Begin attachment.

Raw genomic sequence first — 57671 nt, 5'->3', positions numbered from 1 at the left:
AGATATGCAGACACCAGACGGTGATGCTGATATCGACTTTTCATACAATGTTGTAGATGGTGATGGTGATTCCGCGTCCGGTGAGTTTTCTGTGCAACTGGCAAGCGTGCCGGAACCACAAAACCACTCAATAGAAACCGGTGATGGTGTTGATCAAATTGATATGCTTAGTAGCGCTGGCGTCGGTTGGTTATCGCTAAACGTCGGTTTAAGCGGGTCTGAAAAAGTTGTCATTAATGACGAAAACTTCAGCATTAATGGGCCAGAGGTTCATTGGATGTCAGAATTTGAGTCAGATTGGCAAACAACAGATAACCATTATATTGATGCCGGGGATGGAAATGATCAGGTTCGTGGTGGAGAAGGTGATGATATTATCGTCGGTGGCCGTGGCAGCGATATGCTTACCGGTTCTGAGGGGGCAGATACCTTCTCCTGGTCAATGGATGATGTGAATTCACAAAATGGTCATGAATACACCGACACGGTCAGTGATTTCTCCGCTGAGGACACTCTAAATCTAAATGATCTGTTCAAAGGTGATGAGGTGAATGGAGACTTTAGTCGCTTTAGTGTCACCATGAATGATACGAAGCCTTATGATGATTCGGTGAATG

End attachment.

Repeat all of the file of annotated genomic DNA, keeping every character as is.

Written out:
Raw genomic sequence first — 57671 nt, 5'->3', positions numbered from 1 at the left:
AGATATGCAGACACCAGACGGTGATGCTGATATCGACTTTTCATACAATGTTGTAGATGGTGATGGTGATTCCGCGTCCGGTGAGTTTTCTGTGCAACTGGCAAGCGTGCCGGAACCACAAAACCACTCAATAGAAACCGGTGATGGTGTTGATCAAATTGATATGCTTAGTAGCGCTGGCGTCGGTTGGTTATCGCTAAACGTCGGTTTAAGCGGGTCTGAAAAAGTTGTCATTAATGACGAAAACTTCAGCATTAATGGGCCAGAGGTTCATTGGATGTCAGAATTTGAGTCAGATTGGCAAACAACAGATAACCATTATATTGATGCCGGGGATGGAAATGATCAGGTTCGTGGTGGAGAAGGTGATGATATTATCGTCGGTGGCCGTGGCAGCGATATGCTTACCGGTTCTGAGGGGGCAGATACCTTCTCCTGGTCAATGGATGATGTGAATTCACAAAATGGTCATGAATACACCGACACGGTCAGTGATTTCTCCGCTGAGGACACTCTAAATCTAAATGATCTGTTCAAAGGTGATGAGGTGAATGGAGACTTTAGTCGCTTTAGTGTCACCATGAATGATACGAAGCCTTATGATGATTCGGTGAATG